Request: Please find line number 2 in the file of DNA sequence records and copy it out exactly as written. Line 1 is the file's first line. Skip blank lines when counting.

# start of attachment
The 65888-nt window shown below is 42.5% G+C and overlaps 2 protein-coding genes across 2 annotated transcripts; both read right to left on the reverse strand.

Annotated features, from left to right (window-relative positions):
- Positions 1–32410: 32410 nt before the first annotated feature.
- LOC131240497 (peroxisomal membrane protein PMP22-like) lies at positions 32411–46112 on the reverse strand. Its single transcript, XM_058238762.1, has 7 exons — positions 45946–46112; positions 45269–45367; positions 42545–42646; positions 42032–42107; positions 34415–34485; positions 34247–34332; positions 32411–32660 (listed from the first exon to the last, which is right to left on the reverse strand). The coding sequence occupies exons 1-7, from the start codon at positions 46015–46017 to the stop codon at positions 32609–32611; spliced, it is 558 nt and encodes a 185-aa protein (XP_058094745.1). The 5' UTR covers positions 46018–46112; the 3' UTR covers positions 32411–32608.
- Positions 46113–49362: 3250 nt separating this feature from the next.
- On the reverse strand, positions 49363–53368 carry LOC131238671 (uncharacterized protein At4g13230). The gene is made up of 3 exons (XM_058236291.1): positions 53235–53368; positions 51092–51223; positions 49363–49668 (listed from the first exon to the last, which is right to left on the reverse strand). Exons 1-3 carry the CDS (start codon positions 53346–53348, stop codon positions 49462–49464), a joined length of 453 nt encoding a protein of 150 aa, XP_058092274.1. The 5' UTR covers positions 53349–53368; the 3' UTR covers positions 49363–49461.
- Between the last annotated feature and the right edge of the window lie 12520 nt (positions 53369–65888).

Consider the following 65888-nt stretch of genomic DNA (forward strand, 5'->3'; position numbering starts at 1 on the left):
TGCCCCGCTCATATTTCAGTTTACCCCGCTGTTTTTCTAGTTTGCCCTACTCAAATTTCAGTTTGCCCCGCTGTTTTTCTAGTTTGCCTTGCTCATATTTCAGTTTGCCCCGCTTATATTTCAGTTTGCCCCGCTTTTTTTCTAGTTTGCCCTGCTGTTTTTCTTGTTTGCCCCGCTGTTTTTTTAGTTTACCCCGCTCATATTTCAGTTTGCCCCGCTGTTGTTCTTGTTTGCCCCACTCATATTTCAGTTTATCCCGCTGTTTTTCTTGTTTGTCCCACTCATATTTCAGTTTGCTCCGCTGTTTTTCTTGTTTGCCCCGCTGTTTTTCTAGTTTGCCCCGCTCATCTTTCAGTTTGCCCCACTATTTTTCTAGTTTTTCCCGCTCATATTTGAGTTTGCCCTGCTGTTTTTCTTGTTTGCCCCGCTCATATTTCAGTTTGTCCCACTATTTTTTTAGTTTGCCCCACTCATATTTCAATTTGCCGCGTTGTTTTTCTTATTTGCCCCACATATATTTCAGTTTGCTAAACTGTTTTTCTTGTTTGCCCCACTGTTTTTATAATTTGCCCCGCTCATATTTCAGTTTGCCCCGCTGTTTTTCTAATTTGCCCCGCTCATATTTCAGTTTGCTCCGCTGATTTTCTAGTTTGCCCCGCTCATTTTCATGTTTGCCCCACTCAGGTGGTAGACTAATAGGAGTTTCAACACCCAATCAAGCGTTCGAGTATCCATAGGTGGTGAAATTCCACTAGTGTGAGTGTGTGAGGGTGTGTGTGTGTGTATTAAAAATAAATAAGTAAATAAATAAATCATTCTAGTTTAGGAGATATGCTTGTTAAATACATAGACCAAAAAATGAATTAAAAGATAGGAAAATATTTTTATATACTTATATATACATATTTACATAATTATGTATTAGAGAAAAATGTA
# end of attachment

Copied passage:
Annotated features, from left to right (window-relative positions):